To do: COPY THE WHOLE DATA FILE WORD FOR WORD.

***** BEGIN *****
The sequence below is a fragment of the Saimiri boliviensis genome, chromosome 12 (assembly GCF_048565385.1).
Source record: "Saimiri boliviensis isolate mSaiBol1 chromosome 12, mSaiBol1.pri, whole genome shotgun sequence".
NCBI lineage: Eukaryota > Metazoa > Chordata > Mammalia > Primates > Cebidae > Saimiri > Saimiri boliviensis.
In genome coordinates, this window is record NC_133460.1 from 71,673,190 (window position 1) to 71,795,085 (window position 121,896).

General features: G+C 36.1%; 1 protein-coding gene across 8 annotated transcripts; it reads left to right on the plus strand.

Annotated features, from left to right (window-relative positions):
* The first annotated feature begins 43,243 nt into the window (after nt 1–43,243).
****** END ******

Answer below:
The sequence below is a fragment of the Saimiri boliviensis genome, chromosome 12 (assembly GCF_048565385.1).
Source record: "Saimiri boliviensis isolate mSaiBol1 chromosome 12, mSaiBol1.pri, whole genome shotgun sequence".
NCBI lineage: Eukaryota > Metazoa > Chordata > Mammalia > Primates > Cebidae > Saimiri > Saimiri boliviensis.
In genome coordinates, this window is record NC_133460.1 from 71,673,190 (window position 1) to 71,795,085 (window position 121,896).

General features: G+C 36.1%; 1 protein-coding gene across 8 annotated transcripts; it reads left to right on the plus strand.

Annotated features, from left to right (window-relative positions):
* The first annotated feature begins 43,243 nt into the window (after nt 1–43,243).